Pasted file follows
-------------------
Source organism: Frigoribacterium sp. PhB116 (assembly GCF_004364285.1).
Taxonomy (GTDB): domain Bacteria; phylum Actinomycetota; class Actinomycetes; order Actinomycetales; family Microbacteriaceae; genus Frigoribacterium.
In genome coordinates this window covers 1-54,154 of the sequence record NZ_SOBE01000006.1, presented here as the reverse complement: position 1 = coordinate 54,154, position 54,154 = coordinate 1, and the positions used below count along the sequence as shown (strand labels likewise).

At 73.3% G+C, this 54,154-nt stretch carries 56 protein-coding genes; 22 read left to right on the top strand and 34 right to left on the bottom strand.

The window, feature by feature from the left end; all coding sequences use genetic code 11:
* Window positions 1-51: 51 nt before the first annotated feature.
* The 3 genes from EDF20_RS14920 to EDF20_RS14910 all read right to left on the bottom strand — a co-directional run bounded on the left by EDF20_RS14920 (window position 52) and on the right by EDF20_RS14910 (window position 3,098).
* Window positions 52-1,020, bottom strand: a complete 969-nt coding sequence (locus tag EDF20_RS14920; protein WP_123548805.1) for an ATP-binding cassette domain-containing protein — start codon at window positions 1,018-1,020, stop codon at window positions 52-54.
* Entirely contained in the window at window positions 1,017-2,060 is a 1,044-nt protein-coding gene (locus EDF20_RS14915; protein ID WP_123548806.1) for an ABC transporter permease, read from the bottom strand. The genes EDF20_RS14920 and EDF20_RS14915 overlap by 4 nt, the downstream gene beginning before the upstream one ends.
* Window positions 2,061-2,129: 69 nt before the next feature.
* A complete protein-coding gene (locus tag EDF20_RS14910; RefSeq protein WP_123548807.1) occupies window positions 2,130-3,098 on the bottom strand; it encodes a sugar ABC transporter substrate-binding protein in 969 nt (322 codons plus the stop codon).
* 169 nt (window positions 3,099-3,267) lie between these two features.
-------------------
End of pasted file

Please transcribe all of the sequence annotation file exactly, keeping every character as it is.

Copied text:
Source organism: Frigoribacterium sp. PhB116 (assembly GCF_004364285.1).
Taxonomy (GTDB): domain Bacteria; phylum Actinomycetota; class Actinomycetes; order Actinomycetales; family Microbacteriaceae; genus Frigoribacterium.
In genome coordinates this window covers 1-54,154 of the sequence record NZ_SOBE01000006.1, presented here as the reverse complement: position 1 = coordinate 54,154, position 54,154 = coordinate 1, and the positions used below count along the sequence as shown (strand labels likewise).

At 73.3% G+C, this 54,154-nt stretch carries 56 protein-coding genes; 22 read left to right on the top strand and 34 right to left on the bottom strand.

The window, feature by feature from the left end; all coding sequences use genetic code 11:
* Window positions 1-51: 51 nt before the first annotated feature.
* The 3 genes from EDF20_RS14920 to EDF20_RS14910 all read right to left on the bottom strand — a co-directional run bounded on the left by EDF20_RS14920 (window position 52) and on the right by EDF20_RS14910 (window position 3,098).
* Window positions 52-1,020, bottom strand: a complete 969-nt coding sequence (locus tag EDF20_RS14920; protein WP_123548805.1) for an ATP-binding cassette domain-containing protein — start codon at window positions 1,018-1,020, stop codon at window positions 52-54.
* Entirely contained in the window at window positions 1,017-2,060 is a 1,044-nt protein-coding gene (locus EDF20_RS14915; protein ID WP_123548806.1) for an ABC transporter permease, read from the bottom strand. The genes EDF20_RS14920 and EDF20_RS14915 overlap by 4 nt, the downstream gene beginning before the upstream one ends.
* Window positions 2,061-2,129: 69 nt before the next feature.
* A complete protein-coding gene (locus tag EDF20_RS14910; RefSeq protein WP_123548807.1) occupies window positions 2,130-3,098 on the bottom strand; it encodes a sugar ABC transporter substrate-binding protein in 969 nt (322 codons plus the stop codon).
* 169 nt (window positions 3,099-3,267) lie between these two features.